• My project. This was by far the biggest internship project I have ever taken on, and I was surprised by how much responsibility they gave me. As an intern on the Checkout Experience Android team, I worked on a new feature for the Register POS app. The app is several years old now, so, over the past year, a team of engineers designed a new “futures” architecture to address some of the pain points of the current implementation. My feature was the first feature to employ the futures architecture, which was exciting but also frustrating at times. I could go on about how the management of my project could have been improved, but I’ll save that for a later time. Bottom line: I learned the hard way just how important it is to have a PRD and a design doc before diving into a project.

Lastly, and quite frankly the part I’m going to miss the most,

  • The top-notch human beings I met. It was pretty much like working with celebrities. Prior to this internship, I wasn’t aware of Square’s open source presence, but it’s there all right. It felt crazy to be going to the authors of mortar and dagger for help on my project, but they were always patient with me and more than willing to share their expertise. In addition to their programming prowess, Square engineers blew me away with their interests outside of work and their past lives. I worked with someone who used to teach ancient Greek literature in a prison, someone who practiced law before becoming a programmer, and even an aviation fanatic who also happens to be a Quora celebrity. As I hinted before, my project came with many challenges, but thanks to the incredible people around me, I made it through the summer in one piece, breaking the master build only a handful of times 🙂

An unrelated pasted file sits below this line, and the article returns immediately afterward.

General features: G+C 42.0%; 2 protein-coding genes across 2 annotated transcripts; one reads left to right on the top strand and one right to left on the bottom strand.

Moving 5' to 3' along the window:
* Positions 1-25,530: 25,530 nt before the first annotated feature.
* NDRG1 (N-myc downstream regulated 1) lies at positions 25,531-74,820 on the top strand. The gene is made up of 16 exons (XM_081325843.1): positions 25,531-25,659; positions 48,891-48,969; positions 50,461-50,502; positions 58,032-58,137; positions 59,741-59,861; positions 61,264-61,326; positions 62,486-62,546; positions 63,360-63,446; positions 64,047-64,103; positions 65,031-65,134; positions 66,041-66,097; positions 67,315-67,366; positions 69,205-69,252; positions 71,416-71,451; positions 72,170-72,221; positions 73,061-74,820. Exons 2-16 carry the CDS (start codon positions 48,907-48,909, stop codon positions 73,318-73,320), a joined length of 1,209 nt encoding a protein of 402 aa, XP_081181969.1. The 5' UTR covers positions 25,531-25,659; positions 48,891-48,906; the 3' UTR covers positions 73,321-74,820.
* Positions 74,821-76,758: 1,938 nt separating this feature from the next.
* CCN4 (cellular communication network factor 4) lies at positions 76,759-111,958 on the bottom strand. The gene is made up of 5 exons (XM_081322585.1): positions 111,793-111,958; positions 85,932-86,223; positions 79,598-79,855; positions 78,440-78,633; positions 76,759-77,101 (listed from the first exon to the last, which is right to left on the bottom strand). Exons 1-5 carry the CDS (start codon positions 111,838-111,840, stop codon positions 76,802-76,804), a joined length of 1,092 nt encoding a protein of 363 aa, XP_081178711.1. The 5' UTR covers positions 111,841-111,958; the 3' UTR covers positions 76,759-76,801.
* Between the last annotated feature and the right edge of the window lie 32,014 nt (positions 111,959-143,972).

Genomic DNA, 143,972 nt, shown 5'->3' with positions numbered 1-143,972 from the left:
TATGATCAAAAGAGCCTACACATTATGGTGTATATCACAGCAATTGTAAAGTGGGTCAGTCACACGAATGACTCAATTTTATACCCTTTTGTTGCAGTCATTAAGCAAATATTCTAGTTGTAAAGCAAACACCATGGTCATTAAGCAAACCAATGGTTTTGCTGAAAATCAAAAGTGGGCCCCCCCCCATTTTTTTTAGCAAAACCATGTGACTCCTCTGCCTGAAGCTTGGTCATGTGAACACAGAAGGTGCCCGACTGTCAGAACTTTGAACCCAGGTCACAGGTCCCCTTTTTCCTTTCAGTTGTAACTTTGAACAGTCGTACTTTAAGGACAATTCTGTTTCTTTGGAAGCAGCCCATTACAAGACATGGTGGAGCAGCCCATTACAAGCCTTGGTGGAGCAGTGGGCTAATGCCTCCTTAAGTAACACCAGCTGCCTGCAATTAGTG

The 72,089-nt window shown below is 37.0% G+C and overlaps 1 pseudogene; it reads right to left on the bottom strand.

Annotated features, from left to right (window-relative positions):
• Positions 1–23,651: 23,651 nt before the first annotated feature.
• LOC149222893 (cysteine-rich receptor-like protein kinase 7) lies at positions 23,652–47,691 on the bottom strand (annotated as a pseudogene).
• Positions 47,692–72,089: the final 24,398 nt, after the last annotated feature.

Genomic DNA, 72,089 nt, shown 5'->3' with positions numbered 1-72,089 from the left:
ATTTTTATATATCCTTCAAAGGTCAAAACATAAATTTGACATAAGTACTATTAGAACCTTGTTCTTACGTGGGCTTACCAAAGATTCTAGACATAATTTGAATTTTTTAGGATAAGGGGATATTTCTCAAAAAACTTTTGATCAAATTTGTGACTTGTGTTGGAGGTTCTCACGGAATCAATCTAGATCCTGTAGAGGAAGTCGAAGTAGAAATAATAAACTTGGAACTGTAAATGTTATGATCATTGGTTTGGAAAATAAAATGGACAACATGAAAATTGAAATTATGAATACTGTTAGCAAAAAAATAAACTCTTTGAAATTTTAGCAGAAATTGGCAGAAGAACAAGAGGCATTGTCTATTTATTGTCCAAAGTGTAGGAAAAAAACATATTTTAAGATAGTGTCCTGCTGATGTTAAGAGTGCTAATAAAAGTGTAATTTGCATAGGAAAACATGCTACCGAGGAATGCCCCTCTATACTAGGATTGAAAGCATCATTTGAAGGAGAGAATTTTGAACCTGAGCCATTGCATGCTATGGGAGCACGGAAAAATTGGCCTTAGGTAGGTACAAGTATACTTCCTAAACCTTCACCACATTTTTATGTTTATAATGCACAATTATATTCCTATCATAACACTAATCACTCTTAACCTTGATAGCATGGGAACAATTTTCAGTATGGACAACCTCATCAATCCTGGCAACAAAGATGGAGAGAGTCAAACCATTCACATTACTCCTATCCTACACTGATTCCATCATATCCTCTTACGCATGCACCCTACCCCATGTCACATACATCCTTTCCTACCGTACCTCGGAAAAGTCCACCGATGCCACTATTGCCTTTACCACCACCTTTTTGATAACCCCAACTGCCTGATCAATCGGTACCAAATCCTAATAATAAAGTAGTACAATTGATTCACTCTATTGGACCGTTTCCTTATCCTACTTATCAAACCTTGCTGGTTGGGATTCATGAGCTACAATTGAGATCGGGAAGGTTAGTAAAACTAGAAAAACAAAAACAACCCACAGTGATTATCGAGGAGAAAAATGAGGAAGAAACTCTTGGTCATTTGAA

This post originally appeared as an answer on Quora and has been edited to fit this audience.

Lessons Learned

I’m in the final four weeks of my internship, so a post about what I’ve learned this summer is probably long overdue. Last week was a rather turbulent week for me, so I figured it would be worth compiling a list of my key takeaways from the incident.

Here’s some context. My project is to implement a new feature for the Android app. Another intern has been working on the same feature for the iOS app; however, because the iOS team started implementing the feature long before the Android team started its own implementation, the iOS feature is much closer to completion than the Android counterpart.

It was always clear to me how far ahead the iOS team was with the feature, but I didn’t realize until last week that the way the Android team had originally intended to implement the new feature was completely unreasonable—it would have required rewriting large chunks of the app, which was definitely not happening anytime soon. As soon as my teammate and I came to this realization, we had a sync up meeting with the product manager and designers to redefine the scope of the project. We ultimately decided on reusing much more legacy code, which greatly reduced the scope of my project.